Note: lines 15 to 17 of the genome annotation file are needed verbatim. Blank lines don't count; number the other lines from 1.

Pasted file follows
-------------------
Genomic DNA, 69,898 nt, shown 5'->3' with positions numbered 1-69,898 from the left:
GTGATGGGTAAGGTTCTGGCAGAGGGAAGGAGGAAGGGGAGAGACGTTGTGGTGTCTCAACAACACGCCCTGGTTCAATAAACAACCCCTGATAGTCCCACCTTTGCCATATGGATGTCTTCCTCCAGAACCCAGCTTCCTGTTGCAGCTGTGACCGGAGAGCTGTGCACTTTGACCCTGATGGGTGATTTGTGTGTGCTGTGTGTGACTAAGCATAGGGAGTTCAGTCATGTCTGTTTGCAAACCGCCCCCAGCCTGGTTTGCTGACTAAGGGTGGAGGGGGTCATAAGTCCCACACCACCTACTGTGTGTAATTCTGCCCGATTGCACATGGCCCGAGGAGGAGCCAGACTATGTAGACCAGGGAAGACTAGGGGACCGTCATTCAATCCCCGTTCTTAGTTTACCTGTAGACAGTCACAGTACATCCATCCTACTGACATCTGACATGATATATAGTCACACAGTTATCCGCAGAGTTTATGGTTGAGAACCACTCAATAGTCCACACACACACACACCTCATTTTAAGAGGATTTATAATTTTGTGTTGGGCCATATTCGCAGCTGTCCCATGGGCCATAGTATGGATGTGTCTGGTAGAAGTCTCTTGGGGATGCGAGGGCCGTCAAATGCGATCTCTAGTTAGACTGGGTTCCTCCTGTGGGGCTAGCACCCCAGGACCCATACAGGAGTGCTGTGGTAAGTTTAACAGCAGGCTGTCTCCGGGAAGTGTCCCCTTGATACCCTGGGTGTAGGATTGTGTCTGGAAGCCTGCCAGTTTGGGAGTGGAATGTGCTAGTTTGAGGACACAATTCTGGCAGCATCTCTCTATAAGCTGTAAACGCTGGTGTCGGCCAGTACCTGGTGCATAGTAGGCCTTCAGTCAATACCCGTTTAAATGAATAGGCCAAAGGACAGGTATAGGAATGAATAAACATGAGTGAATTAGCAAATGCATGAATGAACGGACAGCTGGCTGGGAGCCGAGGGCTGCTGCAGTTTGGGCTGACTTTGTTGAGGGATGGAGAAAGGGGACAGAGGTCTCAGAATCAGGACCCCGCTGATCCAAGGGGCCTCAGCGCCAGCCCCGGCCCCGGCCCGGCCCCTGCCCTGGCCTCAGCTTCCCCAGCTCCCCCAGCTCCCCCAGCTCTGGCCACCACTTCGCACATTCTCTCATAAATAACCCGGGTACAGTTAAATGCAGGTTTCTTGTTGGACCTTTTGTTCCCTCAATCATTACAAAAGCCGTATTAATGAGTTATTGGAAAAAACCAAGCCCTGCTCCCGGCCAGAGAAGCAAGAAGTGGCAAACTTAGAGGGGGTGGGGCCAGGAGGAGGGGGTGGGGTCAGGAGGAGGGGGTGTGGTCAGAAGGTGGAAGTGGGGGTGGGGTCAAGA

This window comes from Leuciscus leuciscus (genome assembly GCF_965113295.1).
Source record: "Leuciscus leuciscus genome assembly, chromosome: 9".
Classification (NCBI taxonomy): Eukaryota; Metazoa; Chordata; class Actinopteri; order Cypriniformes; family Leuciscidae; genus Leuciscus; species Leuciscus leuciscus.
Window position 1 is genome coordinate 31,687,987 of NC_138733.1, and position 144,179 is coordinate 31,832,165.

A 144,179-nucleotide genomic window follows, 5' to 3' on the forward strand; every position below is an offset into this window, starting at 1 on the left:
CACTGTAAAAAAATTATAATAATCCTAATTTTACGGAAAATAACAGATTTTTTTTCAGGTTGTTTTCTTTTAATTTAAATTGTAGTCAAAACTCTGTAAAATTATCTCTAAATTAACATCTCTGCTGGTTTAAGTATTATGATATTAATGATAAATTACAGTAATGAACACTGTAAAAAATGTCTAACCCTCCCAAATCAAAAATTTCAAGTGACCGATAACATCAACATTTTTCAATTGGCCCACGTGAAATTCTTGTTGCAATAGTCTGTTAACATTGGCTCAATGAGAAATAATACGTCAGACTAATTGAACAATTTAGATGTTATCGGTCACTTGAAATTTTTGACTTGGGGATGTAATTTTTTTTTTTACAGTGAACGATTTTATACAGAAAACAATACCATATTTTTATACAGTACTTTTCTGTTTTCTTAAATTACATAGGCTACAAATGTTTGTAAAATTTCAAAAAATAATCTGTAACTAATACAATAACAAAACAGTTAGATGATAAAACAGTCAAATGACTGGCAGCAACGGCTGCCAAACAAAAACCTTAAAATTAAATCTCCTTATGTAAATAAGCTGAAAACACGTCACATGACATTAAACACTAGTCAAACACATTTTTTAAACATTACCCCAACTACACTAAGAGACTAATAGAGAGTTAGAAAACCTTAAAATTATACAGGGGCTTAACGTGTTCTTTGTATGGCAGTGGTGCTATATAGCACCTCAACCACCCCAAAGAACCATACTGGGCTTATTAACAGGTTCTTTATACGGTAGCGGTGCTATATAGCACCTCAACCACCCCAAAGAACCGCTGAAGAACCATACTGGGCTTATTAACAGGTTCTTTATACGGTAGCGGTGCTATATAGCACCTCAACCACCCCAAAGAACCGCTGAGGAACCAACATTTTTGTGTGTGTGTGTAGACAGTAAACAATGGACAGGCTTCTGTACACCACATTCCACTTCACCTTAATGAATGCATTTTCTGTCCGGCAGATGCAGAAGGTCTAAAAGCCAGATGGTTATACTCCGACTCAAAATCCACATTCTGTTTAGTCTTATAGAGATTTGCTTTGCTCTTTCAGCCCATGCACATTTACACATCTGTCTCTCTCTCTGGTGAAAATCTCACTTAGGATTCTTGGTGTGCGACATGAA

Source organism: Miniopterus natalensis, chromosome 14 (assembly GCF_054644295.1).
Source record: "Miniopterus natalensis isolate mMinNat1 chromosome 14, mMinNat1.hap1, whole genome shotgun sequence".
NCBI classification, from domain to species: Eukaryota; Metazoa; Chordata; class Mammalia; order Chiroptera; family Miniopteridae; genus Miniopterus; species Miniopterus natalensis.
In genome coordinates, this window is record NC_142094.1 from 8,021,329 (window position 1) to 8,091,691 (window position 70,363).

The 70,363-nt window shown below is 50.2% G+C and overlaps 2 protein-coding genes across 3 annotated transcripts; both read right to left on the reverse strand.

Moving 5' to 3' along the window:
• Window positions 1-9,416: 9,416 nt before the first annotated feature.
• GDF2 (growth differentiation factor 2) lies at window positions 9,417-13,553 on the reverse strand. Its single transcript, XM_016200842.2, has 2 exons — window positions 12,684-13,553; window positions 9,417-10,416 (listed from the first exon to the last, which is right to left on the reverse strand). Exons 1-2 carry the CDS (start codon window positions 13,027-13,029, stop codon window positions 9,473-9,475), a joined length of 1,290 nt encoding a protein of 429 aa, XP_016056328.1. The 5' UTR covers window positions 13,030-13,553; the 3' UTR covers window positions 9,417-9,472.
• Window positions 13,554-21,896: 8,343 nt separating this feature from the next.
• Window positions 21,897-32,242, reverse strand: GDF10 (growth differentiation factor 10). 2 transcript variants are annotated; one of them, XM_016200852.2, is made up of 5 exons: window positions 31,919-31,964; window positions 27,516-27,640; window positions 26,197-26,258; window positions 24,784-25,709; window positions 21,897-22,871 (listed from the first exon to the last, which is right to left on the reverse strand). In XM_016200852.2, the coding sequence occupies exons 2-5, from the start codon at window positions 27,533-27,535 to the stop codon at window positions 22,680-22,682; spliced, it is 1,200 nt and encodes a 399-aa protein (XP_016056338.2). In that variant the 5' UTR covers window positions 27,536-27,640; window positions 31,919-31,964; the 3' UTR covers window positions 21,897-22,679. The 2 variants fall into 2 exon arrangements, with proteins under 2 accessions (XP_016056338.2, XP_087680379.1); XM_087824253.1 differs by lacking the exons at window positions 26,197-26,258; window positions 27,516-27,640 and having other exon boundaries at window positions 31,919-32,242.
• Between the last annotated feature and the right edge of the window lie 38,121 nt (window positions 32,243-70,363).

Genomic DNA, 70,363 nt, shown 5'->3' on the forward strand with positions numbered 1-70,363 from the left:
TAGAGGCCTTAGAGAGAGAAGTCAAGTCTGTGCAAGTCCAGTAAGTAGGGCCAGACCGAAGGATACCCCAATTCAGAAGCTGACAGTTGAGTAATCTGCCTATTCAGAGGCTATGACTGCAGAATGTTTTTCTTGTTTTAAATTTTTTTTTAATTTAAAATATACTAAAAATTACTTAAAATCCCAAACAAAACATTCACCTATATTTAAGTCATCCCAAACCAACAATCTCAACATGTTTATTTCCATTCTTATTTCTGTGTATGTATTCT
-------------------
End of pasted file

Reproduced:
• Window positions 1-9,416: 9,416 nt before the first annotated feature.
• GDF2 (growth differentiation factor 2) lies at window positions 9,417-13,553 on the reverse strand. Its single transcript, XM_016200842.2, has 2 exons — window positions 12,684-13,553; window positions 9,417-10,416 (listed from the first exon to the last, which is right to left on the reverse strand). Exons 1-2 carry the CDS (start codon window positions 13,027-13,029, stop codon window positions 9,473-9,475), a joined length of 1,290 nt encoding a protein of 429 aa, XP_016056328.1. The 5' UTR covers window positions 13,030-13,553; the 3' UTR covers window positions 9,417-9,472.
• Window positions 13,554-21,896: 8,343 nt separating this feature from the next.